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3 Steps to Offload the Mental Baggage You Are Carrying Around After Six Decades of Living

By Pamela McAlpine December 11, 2023 Mindset

Mental baggage comes in all shapes and sizes – it can be in relation to excess weight, low self-esteem, dysfunctional relationships, depression, anxiety – the options are endless. We all think we should have life sorted by the time we get to 60, but in reality, this is seldom the case.

Life happens – and keeps on happening relentlessly! We finally emerge at 60 or 70, sometimes a bit battered and bruised and wondering where all the years went but with a somewhat uneasy sense that all is possibly not well with our world.

Women are particularly guilty of spending the majority of their time making sure that everyone else’s needs are met before they collapse in a weary heap without giving any thought to their own unmet needs, vanishing aspirations or resolutions of past trauma.

The Mind Holds It All

It is well-established knowledge that the majority of our beliefs are embedded in our subconscious in early childhood. When these beliefs are shaped by adverse childhood events – perceived or real (the mind can’t tell the difference) – the outcomes can be devastating.

Our thoughts shape our beliefs and then our beliefs shape us. Adverse childhood events range from the apparently minor incidents of sibling rivalry to divorce and imagined or real neglect to domestic violence, physical or sexual abuse and even conflict in the environment outside the home.

Research shows that adverse events can predispose us to contract serious illnesses in later life and even lead to an early death. There is a distinct correlation.

Time to Take a Long, Hard Look

So now that you have the time to take stock, make sure that you don’t ignore your baggage any longer. It really doesn’t make any sense to keep hauling it around so that it can blight your later years as well.

Assess your load – now is not the time for pretending everything is perfect, unless it truly is – and decide to do something about it.

Find the Cause – Your Subconscious Knows What It Is

Sometimes we are aware of the possible causes of the issues in our lives, but some memories may be buried by our subconscious because they are interpreted as too painful or damaging.

Together with my clients, I am constantly surprised, when taking them back to review adverse events, that the root cause of an issue can be completely different to what they thought it was.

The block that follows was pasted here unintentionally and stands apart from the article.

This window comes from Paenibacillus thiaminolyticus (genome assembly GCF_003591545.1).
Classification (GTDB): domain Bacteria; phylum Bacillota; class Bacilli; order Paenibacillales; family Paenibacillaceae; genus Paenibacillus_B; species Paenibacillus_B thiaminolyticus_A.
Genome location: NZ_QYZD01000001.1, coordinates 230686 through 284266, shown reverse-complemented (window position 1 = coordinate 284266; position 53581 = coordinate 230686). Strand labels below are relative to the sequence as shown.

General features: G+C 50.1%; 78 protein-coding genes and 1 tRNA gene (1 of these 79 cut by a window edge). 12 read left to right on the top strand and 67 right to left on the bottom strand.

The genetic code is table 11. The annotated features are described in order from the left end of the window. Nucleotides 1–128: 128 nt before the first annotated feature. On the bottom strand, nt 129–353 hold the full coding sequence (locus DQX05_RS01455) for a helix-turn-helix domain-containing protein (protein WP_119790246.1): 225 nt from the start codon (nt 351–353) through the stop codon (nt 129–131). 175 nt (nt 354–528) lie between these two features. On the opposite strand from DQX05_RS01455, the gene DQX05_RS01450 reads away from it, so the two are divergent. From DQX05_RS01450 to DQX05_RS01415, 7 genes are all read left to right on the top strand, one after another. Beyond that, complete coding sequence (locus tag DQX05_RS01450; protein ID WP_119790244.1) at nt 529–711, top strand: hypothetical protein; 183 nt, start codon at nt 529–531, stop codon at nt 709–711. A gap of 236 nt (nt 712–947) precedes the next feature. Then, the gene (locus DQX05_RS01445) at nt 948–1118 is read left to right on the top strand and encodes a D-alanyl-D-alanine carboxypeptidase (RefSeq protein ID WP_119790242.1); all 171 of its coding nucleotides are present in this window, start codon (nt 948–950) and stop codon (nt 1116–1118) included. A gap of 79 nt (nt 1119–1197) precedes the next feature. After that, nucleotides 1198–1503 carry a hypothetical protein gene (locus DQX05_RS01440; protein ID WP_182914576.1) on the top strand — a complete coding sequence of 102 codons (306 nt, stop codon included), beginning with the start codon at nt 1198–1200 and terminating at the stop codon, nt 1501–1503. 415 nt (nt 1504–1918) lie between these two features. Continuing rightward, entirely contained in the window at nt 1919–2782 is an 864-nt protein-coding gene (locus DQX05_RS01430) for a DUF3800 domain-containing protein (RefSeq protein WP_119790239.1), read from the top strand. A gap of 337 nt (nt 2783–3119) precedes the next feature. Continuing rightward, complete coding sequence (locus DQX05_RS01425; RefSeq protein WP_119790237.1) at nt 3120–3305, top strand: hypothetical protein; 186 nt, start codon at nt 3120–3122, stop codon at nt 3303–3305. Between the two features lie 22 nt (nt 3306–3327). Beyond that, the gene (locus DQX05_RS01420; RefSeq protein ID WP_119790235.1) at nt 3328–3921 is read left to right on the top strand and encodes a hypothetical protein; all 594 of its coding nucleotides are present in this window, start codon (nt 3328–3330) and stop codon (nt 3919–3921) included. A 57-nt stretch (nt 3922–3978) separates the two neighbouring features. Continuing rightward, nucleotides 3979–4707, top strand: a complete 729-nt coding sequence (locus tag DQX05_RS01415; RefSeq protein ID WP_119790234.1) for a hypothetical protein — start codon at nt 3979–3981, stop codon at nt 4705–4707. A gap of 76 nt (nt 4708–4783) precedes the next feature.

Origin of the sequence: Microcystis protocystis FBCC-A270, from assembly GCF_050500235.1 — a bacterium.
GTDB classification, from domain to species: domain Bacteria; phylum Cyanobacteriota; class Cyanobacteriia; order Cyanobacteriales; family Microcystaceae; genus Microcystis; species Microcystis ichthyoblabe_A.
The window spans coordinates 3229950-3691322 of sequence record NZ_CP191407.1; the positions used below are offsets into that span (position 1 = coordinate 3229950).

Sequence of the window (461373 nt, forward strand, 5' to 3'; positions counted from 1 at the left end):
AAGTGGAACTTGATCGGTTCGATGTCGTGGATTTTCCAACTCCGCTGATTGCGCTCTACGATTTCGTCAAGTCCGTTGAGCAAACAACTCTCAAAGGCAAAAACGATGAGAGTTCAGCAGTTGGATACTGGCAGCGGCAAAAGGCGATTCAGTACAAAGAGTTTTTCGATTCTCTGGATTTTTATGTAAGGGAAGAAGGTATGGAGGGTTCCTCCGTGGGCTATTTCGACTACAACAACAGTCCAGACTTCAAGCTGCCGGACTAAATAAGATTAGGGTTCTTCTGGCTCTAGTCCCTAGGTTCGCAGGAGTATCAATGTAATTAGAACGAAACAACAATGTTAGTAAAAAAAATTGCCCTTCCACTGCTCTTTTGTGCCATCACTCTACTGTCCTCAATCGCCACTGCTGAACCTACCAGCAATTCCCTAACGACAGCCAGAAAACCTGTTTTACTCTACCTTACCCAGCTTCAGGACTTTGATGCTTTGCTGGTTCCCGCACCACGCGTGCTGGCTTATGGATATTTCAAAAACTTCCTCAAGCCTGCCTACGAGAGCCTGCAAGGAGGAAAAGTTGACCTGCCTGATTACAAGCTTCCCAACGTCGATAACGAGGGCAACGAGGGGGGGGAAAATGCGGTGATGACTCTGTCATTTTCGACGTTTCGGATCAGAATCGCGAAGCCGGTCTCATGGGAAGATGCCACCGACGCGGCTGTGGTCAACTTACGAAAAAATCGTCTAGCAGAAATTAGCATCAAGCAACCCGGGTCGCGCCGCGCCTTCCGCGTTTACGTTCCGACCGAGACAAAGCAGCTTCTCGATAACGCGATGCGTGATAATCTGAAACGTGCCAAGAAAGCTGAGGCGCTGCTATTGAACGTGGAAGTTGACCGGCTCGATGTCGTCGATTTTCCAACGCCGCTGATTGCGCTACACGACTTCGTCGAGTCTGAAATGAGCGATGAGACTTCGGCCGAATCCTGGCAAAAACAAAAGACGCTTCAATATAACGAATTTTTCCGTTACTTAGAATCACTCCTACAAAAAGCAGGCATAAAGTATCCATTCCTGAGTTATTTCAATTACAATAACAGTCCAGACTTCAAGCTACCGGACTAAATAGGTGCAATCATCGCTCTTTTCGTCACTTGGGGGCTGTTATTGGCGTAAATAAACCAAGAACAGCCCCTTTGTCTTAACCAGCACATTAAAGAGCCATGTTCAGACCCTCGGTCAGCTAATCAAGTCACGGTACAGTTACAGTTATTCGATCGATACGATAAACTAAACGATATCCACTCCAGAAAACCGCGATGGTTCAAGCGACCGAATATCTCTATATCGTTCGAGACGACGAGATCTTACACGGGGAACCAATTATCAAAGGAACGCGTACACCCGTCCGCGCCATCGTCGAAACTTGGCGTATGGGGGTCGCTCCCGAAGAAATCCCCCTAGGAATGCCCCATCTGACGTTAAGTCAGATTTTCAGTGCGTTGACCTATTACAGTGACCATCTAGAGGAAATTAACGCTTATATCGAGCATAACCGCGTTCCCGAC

Excess weight is a perfect example – it’s seldom to do with food. However, once you understand the actual origin of an issue, you can get rid of it forever. This is a crucial step and sometimes hypnotherapy may be a good approach.

Learn to Love Yourself

Finally, you need to consider how you treat yourself. Make a conscious effort to become your own best friend. Instead of belittling and abusing yourself as we tend to do, make a determined effort to deal with yourself kindly and compassionately.

Your mind acts according to your instructions so make sure you send the right messages.

Fortunately, neuroplasticity (the creation of new neural pathways in the brain) is possible even at our age and beyond, so you can rewire your mind to revert to its original programming where you were strong and confident – and completely enough.


Let’s Have a Conversation:

What does your mental baggage consist of? Do you have a good opinion of yourself, or do you think critically of yourself? What ways have you tried to get rid of your baggage? Have they worked? Please share your thoughts below.

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Step two is the tricky one. It takes a lot of work and courage to dig into the sub-conscious or even the semi-conscious. In my opinion, professional help is a required tool for step two.


Too frequently some of the negative words and opinions that both my mother and father have said to me enter my mind.
If it was anyone else that had spoken to me in that way I would not have any dealings with them.
As a grown woman their words should not matter to me. Unfortunately they do.


Phillippians 3: 13-14


Just hoping it’s really not too late to change 🫤 I have change even my husband keeps saying it I’m able to speak up and say no but still fighting with the little voice that tries to keep me down saying not good enough

Lynne Stevens

One thing I do (not always though) is remind myself that probably not one other person in the world even remembers it.

The Author

Pamela McAlpine is a Rapid Transformational Therapist. Through online sessions, she helps people all over the world transform or enhance their lives quickly, simply and permanently. Contact Pamela at or visit

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